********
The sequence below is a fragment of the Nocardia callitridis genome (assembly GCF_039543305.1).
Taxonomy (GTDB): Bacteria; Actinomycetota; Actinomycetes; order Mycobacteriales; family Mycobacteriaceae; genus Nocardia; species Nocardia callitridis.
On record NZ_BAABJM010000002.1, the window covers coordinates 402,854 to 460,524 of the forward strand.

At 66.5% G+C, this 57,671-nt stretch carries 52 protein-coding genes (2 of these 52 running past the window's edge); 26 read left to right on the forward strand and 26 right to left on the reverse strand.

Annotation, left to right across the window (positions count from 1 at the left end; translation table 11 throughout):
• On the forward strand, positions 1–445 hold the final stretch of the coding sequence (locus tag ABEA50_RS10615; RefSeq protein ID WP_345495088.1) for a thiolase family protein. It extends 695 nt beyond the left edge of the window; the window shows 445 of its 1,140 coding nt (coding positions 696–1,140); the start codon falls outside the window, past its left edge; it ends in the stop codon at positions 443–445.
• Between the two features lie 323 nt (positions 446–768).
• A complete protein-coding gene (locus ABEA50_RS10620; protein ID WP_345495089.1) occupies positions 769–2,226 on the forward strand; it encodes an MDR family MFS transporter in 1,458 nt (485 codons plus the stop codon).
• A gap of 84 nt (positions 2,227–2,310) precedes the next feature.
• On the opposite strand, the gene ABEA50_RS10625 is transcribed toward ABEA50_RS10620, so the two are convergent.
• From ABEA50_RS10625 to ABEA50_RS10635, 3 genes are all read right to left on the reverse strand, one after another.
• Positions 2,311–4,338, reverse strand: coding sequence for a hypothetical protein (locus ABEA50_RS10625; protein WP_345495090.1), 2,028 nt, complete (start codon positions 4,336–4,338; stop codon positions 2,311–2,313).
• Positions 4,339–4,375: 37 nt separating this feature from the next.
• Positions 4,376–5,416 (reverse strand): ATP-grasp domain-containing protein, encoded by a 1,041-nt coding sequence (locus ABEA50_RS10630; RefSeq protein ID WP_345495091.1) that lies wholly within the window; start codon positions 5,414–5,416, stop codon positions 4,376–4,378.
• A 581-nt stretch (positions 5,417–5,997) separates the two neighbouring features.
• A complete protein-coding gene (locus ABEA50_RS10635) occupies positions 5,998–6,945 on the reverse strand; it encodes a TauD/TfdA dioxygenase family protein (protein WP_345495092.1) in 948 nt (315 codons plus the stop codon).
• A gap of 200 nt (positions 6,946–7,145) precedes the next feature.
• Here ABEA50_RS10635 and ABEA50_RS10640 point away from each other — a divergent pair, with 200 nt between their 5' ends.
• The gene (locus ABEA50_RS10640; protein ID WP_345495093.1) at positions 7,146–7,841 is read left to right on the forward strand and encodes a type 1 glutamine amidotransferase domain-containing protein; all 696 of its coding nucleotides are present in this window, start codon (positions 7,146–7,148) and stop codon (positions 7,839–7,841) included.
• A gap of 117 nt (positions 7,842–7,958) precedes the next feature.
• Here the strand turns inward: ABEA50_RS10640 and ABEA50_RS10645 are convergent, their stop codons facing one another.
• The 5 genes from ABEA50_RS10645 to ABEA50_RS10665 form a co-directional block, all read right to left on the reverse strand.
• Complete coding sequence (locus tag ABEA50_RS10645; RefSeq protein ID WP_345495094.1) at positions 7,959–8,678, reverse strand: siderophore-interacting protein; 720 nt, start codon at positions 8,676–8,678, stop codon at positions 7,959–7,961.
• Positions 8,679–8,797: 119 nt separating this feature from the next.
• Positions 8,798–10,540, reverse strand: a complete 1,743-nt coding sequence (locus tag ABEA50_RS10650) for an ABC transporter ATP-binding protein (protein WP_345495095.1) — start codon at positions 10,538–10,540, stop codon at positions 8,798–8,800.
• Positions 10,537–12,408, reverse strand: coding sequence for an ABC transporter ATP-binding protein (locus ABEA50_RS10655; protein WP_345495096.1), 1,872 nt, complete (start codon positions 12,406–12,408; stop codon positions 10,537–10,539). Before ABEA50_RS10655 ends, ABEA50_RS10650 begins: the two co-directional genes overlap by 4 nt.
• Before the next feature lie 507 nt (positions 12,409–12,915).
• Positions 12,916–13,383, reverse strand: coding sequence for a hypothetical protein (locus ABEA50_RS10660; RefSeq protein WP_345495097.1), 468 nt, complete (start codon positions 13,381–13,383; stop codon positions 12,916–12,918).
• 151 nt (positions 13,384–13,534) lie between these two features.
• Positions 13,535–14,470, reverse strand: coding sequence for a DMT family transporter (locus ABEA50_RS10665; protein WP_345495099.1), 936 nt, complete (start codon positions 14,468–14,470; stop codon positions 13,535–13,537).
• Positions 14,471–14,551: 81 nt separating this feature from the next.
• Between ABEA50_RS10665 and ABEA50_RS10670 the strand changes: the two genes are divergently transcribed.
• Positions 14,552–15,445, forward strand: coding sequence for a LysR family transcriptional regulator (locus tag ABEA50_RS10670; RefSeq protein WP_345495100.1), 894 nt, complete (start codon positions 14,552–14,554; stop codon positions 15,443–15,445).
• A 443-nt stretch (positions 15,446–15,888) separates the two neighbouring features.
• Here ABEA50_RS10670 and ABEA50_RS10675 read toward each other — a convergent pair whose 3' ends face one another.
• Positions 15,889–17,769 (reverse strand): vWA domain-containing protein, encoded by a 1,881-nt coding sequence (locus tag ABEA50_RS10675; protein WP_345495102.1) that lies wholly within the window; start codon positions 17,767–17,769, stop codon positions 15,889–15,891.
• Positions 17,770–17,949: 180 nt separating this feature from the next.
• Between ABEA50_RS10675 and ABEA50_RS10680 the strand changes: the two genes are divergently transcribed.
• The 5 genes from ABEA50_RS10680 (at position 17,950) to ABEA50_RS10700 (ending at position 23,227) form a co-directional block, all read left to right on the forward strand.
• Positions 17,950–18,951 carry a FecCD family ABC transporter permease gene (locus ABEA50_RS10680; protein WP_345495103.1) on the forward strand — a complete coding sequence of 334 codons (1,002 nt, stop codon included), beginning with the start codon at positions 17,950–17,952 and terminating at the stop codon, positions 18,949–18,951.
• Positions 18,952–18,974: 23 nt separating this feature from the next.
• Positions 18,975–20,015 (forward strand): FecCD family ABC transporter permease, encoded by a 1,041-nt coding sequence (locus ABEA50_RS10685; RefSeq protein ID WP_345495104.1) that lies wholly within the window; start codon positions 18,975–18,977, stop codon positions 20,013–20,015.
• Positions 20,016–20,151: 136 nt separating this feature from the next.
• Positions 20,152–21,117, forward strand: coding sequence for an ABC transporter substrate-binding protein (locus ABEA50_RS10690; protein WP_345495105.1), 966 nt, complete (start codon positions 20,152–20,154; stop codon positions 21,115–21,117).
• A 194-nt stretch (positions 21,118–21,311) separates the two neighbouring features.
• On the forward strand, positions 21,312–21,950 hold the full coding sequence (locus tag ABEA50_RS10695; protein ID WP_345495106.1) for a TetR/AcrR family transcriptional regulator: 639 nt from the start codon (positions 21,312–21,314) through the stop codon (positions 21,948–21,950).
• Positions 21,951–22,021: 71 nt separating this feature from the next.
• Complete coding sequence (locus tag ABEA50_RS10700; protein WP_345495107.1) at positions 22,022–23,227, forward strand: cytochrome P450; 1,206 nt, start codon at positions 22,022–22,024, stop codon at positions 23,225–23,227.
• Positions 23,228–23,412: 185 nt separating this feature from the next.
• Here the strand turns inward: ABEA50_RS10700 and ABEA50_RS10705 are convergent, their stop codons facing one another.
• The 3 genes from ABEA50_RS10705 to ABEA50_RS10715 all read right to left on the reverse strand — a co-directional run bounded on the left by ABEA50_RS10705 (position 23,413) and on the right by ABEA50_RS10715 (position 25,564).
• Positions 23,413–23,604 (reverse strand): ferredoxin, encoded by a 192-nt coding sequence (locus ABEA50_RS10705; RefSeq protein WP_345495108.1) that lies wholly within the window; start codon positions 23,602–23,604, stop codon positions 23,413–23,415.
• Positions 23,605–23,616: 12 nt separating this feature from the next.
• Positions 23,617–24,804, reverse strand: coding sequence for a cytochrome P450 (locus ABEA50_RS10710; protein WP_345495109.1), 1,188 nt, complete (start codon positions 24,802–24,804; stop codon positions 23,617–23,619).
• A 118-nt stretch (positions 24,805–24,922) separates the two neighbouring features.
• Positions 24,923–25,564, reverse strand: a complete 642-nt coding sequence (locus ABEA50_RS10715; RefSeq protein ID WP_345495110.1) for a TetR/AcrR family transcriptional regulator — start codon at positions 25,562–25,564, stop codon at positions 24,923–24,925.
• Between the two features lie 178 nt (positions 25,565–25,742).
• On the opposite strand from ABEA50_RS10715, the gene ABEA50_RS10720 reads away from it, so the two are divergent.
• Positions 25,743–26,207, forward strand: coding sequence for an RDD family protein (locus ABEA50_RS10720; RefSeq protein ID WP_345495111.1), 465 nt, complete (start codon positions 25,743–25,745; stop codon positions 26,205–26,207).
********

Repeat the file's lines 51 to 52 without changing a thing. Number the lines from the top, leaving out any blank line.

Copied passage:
• The 3 genes from ABEA50_RS10705 to ABEA50_RS10715 all read right to left on the reverse strand — a co-directional run bounded on the left by ABEA50_RS10705 (position 23,413) and on the right by ABEA50_RS10715 (position 25,564).
• Positions 23,413–23,604 (reverse strand): ferredoxin, encoded by a 192-nt coding sequence (locus ABEA50_RS10705; RefSeq protein WP_345495108.1) that lies wholly within the window; start codon positions 23,602–23,604, stop codon positions 23,413–23,415.